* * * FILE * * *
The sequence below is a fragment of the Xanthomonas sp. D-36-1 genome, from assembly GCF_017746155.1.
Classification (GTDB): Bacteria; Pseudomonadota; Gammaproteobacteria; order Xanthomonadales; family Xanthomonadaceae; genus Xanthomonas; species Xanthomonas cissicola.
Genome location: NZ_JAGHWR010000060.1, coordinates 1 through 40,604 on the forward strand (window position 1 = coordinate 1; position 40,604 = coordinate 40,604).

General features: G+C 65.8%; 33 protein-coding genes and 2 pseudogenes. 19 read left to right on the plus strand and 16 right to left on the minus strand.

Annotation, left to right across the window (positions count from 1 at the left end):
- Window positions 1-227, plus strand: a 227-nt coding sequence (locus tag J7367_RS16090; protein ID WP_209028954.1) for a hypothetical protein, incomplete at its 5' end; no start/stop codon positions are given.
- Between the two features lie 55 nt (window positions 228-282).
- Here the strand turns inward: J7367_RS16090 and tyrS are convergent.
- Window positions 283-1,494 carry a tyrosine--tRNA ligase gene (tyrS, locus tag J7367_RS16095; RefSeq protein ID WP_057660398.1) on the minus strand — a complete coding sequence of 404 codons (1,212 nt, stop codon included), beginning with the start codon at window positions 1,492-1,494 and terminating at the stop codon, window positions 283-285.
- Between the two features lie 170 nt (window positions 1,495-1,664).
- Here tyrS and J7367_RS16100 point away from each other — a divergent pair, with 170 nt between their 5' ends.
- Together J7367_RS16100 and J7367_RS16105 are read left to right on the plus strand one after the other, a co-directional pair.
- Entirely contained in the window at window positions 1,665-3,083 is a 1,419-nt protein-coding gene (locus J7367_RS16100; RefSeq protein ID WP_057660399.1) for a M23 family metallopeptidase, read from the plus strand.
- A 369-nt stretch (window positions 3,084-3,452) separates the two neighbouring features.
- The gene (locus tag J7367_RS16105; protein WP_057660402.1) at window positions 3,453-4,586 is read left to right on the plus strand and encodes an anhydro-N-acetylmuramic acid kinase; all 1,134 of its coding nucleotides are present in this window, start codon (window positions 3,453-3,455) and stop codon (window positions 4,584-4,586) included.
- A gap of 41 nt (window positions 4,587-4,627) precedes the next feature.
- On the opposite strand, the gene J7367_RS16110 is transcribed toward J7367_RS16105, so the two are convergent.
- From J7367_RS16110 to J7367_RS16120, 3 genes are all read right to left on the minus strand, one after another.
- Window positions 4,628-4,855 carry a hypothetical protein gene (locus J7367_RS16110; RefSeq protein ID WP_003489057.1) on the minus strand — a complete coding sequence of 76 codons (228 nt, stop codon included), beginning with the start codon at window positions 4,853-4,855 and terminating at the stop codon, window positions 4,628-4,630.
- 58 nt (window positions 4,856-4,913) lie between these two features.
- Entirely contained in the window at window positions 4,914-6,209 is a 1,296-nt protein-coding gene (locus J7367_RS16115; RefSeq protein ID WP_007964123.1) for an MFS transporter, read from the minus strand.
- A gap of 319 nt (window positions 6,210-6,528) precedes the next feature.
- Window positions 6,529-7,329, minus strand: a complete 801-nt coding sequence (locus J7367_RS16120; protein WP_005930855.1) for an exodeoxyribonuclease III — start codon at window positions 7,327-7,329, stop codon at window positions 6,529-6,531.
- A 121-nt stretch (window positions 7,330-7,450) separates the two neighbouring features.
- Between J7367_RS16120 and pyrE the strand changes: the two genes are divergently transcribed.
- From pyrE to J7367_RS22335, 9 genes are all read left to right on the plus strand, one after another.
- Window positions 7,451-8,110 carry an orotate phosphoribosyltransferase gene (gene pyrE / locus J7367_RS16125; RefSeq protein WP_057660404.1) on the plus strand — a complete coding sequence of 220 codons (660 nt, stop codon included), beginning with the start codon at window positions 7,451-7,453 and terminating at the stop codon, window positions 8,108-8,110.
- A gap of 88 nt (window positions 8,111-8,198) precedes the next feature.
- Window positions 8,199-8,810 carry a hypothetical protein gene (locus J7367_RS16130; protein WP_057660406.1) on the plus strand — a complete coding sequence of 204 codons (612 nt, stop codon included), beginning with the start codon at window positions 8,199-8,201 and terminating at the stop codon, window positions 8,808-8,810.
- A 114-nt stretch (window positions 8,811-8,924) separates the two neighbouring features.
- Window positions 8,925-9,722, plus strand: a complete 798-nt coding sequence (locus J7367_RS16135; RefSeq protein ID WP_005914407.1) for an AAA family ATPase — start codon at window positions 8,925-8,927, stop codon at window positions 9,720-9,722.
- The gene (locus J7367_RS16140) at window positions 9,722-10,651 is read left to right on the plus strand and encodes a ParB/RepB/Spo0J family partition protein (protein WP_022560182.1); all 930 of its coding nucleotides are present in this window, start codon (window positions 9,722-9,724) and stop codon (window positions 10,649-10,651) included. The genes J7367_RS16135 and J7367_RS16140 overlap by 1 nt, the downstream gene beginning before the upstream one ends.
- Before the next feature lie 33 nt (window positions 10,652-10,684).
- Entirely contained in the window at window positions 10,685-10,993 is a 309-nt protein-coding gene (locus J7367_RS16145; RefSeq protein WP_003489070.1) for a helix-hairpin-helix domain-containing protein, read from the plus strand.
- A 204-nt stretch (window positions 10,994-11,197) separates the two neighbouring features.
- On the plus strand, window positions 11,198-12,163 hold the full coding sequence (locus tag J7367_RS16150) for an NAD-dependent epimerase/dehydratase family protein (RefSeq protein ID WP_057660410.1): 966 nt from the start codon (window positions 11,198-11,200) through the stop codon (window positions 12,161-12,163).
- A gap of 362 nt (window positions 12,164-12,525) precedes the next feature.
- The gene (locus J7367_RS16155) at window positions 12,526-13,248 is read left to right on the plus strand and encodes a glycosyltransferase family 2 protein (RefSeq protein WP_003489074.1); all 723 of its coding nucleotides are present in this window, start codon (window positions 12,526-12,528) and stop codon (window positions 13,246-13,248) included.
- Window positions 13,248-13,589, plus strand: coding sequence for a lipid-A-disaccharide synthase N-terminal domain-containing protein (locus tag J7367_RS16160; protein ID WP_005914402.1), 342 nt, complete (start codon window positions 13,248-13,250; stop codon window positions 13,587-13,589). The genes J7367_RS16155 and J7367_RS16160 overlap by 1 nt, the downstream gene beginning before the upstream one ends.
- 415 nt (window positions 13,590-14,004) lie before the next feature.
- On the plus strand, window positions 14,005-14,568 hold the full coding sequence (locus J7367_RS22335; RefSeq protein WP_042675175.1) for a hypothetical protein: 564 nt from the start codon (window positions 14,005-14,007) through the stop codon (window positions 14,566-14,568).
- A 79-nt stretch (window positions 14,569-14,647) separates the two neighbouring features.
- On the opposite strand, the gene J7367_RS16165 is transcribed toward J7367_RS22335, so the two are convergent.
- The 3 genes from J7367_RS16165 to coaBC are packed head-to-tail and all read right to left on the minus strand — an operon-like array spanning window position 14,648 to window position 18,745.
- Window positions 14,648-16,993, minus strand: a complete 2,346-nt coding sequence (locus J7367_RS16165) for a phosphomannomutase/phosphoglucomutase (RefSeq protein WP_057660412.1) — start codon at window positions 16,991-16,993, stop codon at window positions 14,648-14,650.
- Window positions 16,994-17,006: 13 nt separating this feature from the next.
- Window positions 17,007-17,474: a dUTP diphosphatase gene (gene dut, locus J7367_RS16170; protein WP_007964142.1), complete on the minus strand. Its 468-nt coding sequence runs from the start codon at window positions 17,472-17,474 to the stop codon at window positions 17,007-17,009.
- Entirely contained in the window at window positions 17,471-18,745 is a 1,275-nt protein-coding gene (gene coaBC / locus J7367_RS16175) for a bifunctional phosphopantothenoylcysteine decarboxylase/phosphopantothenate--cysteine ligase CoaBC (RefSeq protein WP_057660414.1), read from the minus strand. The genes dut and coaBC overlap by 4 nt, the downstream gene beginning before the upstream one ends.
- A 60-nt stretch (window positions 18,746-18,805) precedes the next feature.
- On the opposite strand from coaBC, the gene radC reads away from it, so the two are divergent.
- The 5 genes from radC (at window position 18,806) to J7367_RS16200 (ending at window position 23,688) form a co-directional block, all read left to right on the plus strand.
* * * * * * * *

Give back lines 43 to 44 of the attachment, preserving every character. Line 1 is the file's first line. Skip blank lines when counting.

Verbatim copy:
- On the opposite strand, the gene J7367_RS16165 is transcribed toward J7367_RS22335, so the two are convergent.
- The 3 genes from J7367_RS16165 to coaBC are packed head-to-tail and all read right to left on the minus strand — an operon-like array spanning window position 14,648 to window position 18,745.